Last week, the U.S. Federal District Court of Northern California found a software developer liable for unattributed use of a Java Model Railroad Interface. The lack of attribution, as required in the license, the Court found, violated the Digital Millennium Copyright Act. While the Courts finding has limited legal jurisdiction, it does set a precedent which will surely be cited in future cases looking for both damages and to set further legal precedent and define more fully the cases in which stare decisis will apply.
While, analogously, no different than any other license violation, I predict that this finding will have a ripple effect in government adoption of open source projects in their applications, further dampening the adoption rates.
- Many government agencies are skeptical of open source in the first place. Open source projects, rightly or wrongly, have a blanket aura of the two high school kids in a garage image. Most government agencies like controls and process, which they dont perceive exist in open source projects. If some of them tried to become committers on major projects, perhaps the perception would change.
- Very few open source projects have sales representatives. The sales representatives at major software companies such as Microsoft do an excellent job of the appropriate education and shepherding to provide assurances to the government buyers.
- Walking through a purchase process gives the perception of license compliance. A contracting officer can say that they have made a purchase and have a license and feel like they are in compliance, although audits oftentimes reveal shortcomings. With an open source project, anyone can download source code and deploy the software onto a system, creating manifold increases in risk of license violations.
- Most legal counsel isnt familiar with open source licensing requirements and restrictions. Rather than digging into and understanding GPL or “copy-left” restrictions, its easier to just stay away from it. Again, there are probably as many, if not more, EULAs than accredited and accepted open source licenses, but there are also sales representatives to walk through EULAs whereas the open source projects do not have such champions.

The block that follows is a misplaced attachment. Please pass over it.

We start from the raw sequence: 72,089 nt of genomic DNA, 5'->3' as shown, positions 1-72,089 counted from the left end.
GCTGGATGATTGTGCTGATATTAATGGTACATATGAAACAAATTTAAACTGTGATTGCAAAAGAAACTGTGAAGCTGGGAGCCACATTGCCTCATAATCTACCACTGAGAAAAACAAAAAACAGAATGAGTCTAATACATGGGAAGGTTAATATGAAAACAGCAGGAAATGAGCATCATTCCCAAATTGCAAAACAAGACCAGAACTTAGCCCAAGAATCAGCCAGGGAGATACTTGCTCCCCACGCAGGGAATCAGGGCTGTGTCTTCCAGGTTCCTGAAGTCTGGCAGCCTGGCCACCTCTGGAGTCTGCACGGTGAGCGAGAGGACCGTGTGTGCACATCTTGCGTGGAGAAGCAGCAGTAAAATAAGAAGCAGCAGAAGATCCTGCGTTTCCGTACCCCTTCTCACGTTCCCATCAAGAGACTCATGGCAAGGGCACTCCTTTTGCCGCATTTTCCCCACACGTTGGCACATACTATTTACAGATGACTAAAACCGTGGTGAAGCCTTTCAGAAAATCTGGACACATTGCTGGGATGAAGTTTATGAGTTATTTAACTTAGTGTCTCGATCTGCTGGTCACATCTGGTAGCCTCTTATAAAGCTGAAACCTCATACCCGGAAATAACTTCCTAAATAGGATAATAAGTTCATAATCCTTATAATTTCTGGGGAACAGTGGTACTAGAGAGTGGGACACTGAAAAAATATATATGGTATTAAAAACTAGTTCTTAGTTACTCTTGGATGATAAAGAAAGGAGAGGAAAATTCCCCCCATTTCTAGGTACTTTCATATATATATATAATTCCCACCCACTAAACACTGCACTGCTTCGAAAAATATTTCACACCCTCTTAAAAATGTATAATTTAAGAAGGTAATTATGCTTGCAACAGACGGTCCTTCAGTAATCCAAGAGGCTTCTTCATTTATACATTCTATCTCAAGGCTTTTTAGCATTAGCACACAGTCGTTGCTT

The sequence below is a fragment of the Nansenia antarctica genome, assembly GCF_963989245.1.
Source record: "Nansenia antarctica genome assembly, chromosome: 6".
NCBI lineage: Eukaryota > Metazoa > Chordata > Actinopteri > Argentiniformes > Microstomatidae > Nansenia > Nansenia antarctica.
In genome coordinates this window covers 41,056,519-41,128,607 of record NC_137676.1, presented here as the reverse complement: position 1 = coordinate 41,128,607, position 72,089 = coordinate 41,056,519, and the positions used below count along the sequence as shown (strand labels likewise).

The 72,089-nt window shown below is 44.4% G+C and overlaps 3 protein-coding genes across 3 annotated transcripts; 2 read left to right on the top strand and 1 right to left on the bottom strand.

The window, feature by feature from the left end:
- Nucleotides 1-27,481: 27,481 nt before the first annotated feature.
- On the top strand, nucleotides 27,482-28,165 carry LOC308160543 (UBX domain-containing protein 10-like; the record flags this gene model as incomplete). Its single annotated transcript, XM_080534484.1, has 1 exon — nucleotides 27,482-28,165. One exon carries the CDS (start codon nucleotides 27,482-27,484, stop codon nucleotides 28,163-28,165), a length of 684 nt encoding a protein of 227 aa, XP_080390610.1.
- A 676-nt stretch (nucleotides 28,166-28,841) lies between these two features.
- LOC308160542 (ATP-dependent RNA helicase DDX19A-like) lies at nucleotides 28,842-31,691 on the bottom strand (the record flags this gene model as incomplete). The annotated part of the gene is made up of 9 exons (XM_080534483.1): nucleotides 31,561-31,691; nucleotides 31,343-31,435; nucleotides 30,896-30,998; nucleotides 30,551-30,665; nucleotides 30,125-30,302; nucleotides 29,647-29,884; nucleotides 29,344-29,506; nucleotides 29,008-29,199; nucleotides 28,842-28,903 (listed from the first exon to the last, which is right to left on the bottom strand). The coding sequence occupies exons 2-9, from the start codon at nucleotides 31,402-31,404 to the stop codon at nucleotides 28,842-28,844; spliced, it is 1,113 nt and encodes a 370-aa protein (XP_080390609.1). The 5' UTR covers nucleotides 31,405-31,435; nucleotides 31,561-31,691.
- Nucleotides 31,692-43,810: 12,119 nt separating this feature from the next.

- Its easier to create blanket restrictions than to make judgments on each case based on the specific merits of the case. The finding in Jacobsen v. Katzer makes it easier to point to a known and potentially quantifiable risk to deny use. The Government is, and in most cases rightly so, risk-averse, and this finding creates a potentially big risk. The risk may be a black swan, but it is very hard to measure and, in a perfect (in the Governments view probably an imperfect) storm, could be potentially exceptionally large.
While it wont have an immediate effect, the end result, I expect, will be an even more rigorous set of processes to complete for approval of the use of most open source software within the government. I hope this is not the case, because there are many cases where open source software is the best solution. Furthermore, I truly believe that:
- By and large, open source developers are not a litigious group. They want to write software which makes life easier, and as long as they get the credit and attribution they want, theyre happy to share. Its whats written in the licenses. Plus, legal paths are expensive, and very few can afford to go down that path. Compliance with a very few legal requirements or selection of a different platform will avoid any potential legal pratfalls.
Thanks to Onlyopensource for pointing out this article!